Two Grads are Stories of Perseverance

Both “firsts” with diplomas in families, one overcomes reading difficulties and injury, the other finds life work in advocacy

This graduation season is one of firsts and triumphs over struggle for two young men who spent formative years in Wesley-Rankin Community Center youth programs.

Adrian NoyolaAdrian Noyola, 17, is the first in his family to graduate from high school; Jose Juarez, 22, is the first in his family to graduate from college.

Noyola is on his way to the University of North Texas, where he will take courses toward becoming a physical therapist and will minor in military science. Juarez earned his bachelor’s in social work from Texas Woman’s University and is aiming toward a career in public policy.

But there is much more to their stories.

“When I was younger, my dad opted out,” leaving his mom, a young immigrant from Mexico, to raise him, Noyola said.

He found male role models in a cousin and later the father of his four siblings, who range in age from 1 to 12.

“When I was younger, I was smart, but I would always struggle in school,” Noyola said.

Moving from elementary school to elementary school, he fell far behind in reading, testing at a kindergarten level in fourth grade and at a third-grade level in sixth grade.

“I couldn’t pass; I couldn’t read. I remember my mom crying,” he said.

In sixth grade, Noyola’s mom switched him to Uplift Heights, a charter school that goes through 12th grade. There, the teachers required students to read 30 minutes at home every day “and that’s when I started reading to level,” he said.

He threw himself into school athletics, the student council and the science bowl while also working fast-food jobs. But his high school years brought new struggles.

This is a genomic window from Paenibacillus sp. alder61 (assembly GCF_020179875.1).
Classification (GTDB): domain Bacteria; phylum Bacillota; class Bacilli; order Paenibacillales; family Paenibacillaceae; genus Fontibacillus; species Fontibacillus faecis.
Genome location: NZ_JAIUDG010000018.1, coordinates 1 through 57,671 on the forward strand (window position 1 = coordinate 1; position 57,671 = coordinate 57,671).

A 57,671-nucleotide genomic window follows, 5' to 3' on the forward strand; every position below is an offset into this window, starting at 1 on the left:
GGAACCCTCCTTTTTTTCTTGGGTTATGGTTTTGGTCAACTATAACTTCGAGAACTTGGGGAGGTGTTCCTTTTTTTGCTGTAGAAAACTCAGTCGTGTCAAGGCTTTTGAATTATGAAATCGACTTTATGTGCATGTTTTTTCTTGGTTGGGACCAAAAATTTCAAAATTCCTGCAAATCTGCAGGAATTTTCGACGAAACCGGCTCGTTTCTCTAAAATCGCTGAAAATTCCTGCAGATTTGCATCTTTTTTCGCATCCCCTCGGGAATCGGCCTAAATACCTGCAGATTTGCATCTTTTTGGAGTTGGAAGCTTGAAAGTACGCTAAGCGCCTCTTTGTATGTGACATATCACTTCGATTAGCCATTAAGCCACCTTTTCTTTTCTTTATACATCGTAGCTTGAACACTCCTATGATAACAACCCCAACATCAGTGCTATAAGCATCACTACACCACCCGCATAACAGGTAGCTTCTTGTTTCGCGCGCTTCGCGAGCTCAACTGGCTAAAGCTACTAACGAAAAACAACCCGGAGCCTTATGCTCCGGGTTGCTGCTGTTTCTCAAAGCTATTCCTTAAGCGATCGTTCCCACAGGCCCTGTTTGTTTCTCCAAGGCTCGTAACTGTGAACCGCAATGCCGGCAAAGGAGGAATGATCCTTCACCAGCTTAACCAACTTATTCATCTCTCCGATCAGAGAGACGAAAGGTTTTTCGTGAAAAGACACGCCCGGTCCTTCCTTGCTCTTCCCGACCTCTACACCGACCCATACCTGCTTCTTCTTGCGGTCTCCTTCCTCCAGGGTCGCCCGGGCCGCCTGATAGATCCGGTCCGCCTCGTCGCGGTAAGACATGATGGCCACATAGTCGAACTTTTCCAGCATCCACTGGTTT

While playing baseball in 10th grade, he broke his ankle, and the next year had another surgery to remove “hardware” touching his nerves. In all, Noyola lost about a quarter and a half of school, but he persevered.

Jose JuarezAnd he saw the bright side of that tough break. While going to physical therapy, he watched a girl with a spinal injury progress from being unable to walk to taking steps. “I want to be a part of their change to get them better,” he said. And he is considering going into the Army when done with college.

He’s put together $15,000 in grants, and Shellie Ross, the Wesley-Rankin director, has helped find donors for his education.

Wesley-Rankin scholarships also helped Juarez, who found himself juggling finances, classes and up to three jobs at a time at Texas Woman’s University.

“Being a first-generation college student, I didn’t have a road map set out for me,” he said. But, like Noyola, he sees the positive: His hard schedule “kept me focused on the task at hand.”

Juarez, 22, is interning as a caseworker with CitySquare, which works primarily with the homeless. But he dreams of shaping public policy, his fire stoked by personal experiences.

For one, he helped his parents, immigrants from Mexico, through the process of gaining their permanent residency. His father works in fireproofing and roofing; his mother is a caregiver for the elderly.

The family of seven also was among those evicted from their West Dallas homes when the landlord, in a battle with the City of Dallas, decided to sell the properties instead of bringing them up to code.

“We had to leave our house that we’d been living in for 15 years,” he said. They moved to Oak Cliff, where the higher rent payment is straining the family budget, Juarez said.

Once his internship is over, Juarez would like to gain experience in public-policy writing and advocacy, with hopes of ultimately getting a master’s degree.

 


Published: Friday, June 1, 2018


 
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